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Review: Demon's Souls

Today is a good day to die.

This review is based on the US import version of the game. The European release comes with a strategy guide in addition to the game.

While reviewing Demon’s Souls, quite a few people have asked the question, “Is it really as hard as everyone says?”. The answer is no: it’s harder – but before you go back to Virtua Tennis 2009’s career mode, allow me to explain further.

There are different kinds of hard in a video game. There is the Mirror’s Edge hard, where you know exactly what to do but you always mess up one tiny little move and the whole game becomes a trial of nerves and shouting. Then there is the Resident Evil 5 boss hard, where you need pinpoint accuracy and tons of luck and ammo to take down a tricky enemy, you repeat it over and over and eventually get frustrated to the point of throwing your controller.

Demon’s Souls is different: it’s all about the planning. On the face of it, the basic combat system in this hack’n’slash-style adventure RPG is fairly simple to operate, and as long as you retreat and heal when you need to, you can progress. The difficulty comes from a few things: first, the world is full of traps, ambushes and areas that are tricky to navigate. What this basically means is you will repeat the same areas over and over, slowly memorising the correct path and where the traps are, getting a little bit further each time. Each attempt is like a training run allowing you to improve your strategy bit by bit. Having said that, it is annoyingly easy to fall to your death while fighting an enemy on a narrow platform, and sometimes you’ll be randomly overwhelmed by enemies you’ve successfully tackled many times before; so expect to repeat each area many, many times.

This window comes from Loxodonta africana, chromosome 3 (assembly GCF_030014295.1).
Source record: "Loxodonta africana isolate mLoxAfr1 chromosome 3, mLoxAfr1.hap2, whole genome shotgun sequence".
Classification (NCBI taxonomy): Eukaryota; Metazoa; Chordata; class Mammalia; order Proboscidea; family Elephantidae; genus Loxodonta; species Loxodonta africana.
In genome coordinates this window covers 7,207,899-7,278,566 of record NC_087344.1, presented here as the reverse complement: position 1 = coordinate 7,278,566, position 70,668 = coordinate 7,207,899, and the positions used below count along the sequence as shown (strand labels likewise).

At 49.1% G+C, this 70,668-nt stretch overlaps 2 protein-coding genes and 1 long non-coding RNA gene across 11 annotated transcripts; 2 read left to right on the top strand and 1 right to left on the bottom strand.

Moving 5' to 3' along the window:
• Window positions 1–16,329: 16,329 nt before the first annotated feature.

The second prong of difficulty is grounded in the absolutely punishing conditions which befall you upon death. Die once and you turn from living form to Soul form and your health is cut to half (or some other percentage depending on your stats) until you complete the area or satisfy certain other conditions like taking down one of the epic bosses or completing a co-op or competitive multi-player task (more on that later). You’ll also lose all your currency, although your weapons and inventory stay intact.

To recover your money – which is denoted as Souls in the game – you need to get back to where you died and touch your bloodstain. Woe betide you if you die on the way though, as only your most recent bloodstain is retained, and there is no bank – the Souls you have on you are all you have – so the chances of you losing the majority of your Souls altogether is excruciatingly high. Expect to play the vast majority of the game in Soul form with half your health points. The other difficulty is that the distance between checkpoints is bordering on the insane; be prepared to lose 30-45 minutes of play time on a regular basis.